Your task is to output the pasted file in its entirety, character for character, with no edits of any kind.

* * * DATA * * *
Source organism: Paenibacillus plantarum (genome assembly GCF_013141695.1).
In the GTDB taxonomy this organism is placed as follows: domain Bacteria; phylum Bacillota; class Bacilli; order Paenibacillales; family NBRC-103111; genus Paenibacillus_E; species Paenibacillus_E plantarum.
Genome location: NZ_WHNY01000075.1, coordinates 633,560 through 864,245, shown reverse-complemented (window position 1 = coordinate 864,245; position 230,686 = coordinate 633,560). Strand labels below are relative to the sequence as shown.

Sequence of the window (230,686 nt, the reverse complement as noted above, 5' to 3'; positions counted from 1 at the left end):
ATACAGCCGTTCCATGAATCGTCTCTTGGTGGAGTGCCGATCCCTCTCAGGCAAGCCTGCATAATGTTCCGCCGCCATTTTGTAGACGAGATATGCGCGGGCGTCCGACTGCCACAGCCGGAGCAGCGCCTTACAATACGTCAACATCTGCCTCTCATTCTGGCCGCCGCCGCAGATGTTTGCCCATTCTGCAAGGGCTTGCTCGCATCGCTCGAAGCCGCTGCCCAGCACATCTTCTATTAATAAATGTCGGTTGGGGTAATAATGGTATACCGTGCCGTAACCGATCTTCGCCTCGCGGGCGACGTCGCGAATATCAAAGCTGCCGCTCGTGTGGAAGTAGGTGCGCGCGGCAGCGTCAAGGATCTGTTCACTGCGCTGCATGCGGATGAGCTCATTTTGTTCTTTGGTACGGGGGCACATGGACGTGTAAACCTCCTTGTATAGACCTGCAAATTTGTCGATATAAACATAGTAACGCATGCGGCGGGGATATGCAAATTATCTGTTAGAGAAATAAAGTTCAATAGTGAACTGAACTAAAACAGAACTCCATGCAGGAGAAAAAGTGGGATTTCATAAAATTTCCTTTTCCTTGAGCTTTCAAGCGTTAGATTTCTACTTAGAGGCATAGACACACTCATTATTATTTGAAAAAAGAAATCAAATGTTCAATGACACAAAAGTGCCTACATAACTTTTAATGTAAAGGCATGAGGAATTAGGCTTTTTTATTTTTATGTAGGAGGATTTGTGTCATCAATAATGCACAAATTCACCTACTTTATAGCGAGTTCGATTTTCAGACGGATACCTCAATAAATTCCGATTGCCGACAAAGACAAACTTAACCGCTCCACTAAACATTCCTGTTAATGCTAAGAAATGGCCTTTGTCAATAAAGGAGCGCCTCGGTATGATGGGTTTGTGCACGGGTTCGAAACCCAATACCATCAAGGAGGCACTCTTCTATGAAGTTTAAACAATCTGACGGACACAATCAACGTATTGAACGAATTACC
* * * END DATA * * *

Source organism: Paenibacillus plantarum (genome assembly GCF_013141695.1).
In the GTDB taxonomy this organism is placed as follows: domain Bacteria; phylum Bacillota; class Bacilli; order Paenibacillales; family NBRC-103111; genus Paenibacillus_E; species Paenibacillus_E plantarum.
Genome location: NZ_WHNY01000075.1, coordinates 633,560 through 864,245, shown reverse-complemented (window position 1 = coordinate 864,245; position 230,686 = coordinate 633,560). Strand labels below are relative to the sequence as shown.

Sequence of the window (230,686 nt, the reverse complement as noted above, 5' to 3'; positions counted from 1 at the left end):
ATACAGCCGTTCCATGAATCGTCTCTTGGTGGAGTGCCGATCCCTCTCAGGCAAGCCTGCATAATGTTCCGCCGCCATTTTGTAGACGAGATATGCGCGGGCGTCCGACTGCCACAGCCGGAGCAGCGCCTTACAATACGTCAACATCTGCCTCTCATTCTGGCCGCCGCCGCAGATGTTTGCCCATTCTGCAAGGGCTTGCTCGCATCGCTCGAAGCCGCTGCCCAGCACATCTTCTATTAATAAATGTCGGTTGGGGTAATAATGGTATACCGTGCCGTAACCGATCTTCGCCTCGCGGGCGACGTCGCGAATATCAAAGCTGCCGCTCGTGTGGAAGTAGGTGCGCGCGGCAGCGTCAAGGATCTGTTCACTGCGCTGCATGCGGATGAGCTCATTTTGTTCTTTGGTACGGGGGCACATGGACGTGTAAACCTCCTTGTATAGACCTGCAAATTTGTCGATATAAACATAGTAACGCATGCGGCGGGGATATGCAAATTATCTGTTAGAGAAATAAAGTTCAATAGTGAACTGAACTAAAACAGAACTCCATGCAGGAGAAAAAGTGGGATTTCATAAAATTTCCTTTTCCTTGAGCTTTCAAGCGTTAGATTTCTACTTAGAGGCATAGACACACTCATTATTATTTGAAAAAAGAAATCAAATGTTCAATGACACAAAAGTGCCTACATAACTTTTAATGTAAAGGCATGAGGAATTAGGCTTTTTTATTTTTATGTAGGAGGATTTGTGTCATCAATAATGCACAAATTCACCTACTTTATAGCGAGTTCGATTTTCAGACGGATACCTCAATAAATTCCGATTGCCGACAAAGACAAACTTAACCGCTCCACTAAACATTCCTGTTAATGCTAAGAAATGGCCTTTGTCAATAAAGGAGCGCCTCGGTATGATGGGTTTGTGCACGGGTTCGAAACCCAATACCATCAAGGAGGCACTCTTCTATGAAGTTTAAACAATCTGACGGACACAATCAACGTATTGAACGAATTACC